Ever wanted to dine like the royals? It seems like now, we can. The Royal family has released their recipe on their famous Garden Party Scones on Instagram and we had to try it.
We previously tried our 3-ingredient scones which made use of Sprite to give your scones that airy and light texture — an ingenious solution if you are in pinch.
Scones are the quintessential English food, and a staple at tea time—you just can’t do without these chubby, buttery baked goods. Scones are best enjoyed with a healthy dollop of clotted cream and jam but if clotted cream is hard to get a hold of, butter would do just fine.
Still, I would highly recommend you get your hands on clotted cream. It’s thick, creamy with a nutty, sweet flavour that whipped cream just doesn’t have.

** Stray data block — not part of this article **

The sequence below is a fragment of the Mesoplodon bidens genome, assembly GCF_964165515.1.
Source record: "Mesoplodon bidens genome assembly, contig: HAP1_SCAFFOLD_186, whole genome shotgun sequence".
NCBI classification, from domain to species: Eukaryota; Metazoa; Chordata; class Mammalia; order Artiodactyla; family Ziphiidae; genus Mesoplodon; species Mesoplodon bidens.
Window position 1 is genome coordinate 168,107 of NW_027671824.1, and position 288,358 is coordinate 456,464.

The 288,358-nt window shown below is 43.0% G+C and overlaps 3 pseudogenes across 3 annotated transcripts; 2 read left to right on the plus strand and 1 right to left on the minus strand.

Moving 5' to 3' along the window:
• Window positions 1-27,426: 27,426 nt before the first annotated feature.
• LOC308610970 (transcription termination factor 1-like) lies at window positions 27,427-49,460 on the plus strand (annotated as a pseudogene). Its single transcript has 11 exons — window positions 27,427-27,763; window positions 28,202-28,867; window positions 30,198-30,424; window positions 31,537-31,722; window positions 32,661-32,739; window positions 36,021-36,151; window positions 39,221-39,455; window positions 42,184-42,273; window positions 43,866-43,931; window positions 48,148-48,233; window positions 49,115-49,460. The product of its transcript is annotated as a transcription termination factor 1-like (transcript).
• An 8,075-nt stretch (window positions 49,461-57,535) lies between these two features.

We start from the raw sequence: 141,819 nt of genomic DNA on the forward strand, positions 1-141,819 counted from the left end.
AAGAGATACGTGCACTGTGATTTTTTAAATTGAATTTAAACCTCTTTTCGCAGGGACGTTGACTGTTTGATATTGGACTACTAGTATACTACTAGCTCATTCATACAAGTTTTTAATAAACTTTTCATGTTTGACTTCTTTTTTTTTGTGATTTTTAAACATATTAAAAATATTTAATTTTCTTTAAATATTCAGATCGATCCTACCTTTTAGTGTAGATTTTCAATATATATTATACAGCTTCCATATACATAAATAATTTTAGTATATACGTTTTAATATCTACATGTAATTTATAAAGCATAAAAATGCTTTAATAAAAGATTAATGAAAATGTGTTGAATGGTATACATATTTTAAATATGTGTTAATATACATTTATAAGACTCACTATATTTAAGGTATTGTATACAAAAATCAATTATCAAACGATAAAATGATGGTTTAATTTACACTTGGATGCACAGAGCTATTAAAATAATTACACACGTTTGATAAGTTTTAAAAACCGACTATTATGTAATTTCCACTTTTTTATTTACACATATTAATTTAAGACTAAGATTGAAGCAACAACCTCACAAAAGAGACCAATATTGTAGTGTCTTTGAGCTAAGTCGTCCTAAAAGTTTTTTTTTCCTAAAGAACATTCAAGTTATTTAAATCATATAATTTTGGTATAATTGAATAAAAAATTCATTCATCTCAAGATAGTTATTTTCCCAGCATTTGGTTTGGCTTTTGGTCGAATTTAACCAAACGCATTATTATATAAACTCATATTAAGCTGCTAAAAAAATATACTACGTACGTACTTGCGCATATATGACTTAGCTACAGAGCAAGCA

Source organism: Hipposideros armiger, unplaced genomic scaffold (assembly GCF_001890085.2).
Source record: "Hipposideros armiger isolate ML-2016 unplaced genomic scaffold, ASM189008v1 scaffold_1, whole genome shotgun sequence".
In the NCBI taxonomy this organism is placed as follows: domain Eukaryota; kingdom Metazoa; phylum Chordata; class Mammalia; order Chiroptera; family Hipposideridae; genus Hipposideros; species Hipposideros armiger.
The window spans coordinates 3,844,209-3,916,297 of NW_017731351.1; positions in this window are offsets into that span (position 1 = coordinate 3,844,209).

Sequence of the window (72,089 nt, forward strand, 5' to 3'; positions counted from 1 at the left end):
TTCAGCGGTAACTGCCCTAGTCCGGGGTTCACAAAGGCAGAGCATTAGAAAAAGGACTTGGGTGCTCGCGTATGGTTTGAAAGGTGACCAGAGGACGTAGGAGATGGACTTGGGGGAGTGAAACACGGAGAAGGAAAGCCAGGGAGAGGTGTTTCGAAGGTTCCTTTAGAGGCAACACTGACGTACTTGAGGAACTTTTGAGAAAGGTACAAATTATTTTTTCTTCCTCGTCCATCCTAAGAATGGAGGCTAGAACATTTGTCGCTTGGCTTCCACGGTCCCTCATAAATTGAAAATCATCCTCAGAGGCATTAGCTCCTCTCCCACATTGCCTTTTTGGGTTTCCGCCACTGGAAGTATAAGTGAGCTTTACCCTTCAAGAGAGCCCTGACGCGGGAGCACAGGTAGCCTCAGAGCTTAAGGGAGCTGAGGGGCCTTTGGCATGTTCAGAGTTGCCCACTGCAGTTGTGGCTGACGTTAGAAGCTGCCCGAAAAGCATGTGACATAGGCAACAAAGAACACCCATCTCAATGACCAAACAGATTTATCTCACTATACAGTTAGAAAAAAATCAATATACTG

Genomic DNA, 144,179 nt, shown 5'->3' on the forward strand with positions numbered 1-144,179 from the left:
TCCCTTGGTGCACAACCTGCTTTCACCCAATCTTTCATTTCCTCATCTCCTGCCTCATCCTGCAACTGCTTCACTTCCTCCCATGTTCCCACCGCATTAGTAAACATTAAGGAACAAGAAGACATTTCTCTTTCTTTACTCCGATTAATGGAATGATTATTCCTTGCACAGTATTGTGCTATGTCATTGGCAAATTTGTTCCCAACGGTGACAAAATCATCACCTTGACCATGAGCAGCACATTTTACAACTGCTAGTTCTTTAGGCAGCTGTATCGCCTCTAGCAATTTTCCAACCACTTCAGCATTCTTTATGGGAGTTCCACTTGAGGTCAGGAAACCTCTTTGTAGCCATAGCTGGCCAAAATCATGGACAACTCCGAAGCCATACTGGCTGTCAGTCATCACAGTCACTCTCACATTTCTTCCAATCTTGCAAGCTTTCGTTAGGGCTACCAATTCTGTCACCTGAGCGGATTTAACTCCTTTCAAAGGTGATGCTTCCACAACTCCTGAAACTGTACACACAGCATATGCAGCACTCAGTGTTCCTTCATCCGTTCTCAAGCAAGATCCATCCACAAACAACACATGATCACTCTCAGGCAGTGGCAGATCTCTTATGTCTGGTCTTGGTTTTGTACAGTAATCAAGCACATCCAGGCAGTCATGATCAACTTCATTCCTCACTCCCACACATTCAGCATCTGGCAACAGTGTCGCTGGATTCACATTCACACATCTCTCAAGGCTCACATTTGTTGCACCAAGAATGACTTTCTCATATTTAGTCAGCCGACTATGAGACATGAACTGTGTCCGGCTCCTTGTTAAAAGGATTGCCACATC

This recipe is as traditional and English as you can get. I was pretty surprised to find out these royal scones called for nothing out of the ordinary but more precise measurement of the ingredients and a lot of time for the dough to rest. I figure the reason is to relax the gluten in the flour as much as possible. The more relaxed the gluten, the lighter and fluffy your bake.
The recipe might seem might simple but as all bakers know—the devil is in the details. After all, the recipe is only half the equation, it’s how everything comes together that makes up the other half.
Here are a few tips that will help you make the best scones that even the Queen would approve. First off, make sure your butter (which I’m assuming is unsalted) is cold and when I mean cold, the best is to leave them in the freezer for about 2 minutes.
That way, they’ll hold up when you are kneading the dough. I know the recipe says to re-knead the remaining dough and let it rest, but in my experience, this will still result in a tougher scone. If you want to be as economical about the dough, I suggest only re-kneading the dough once.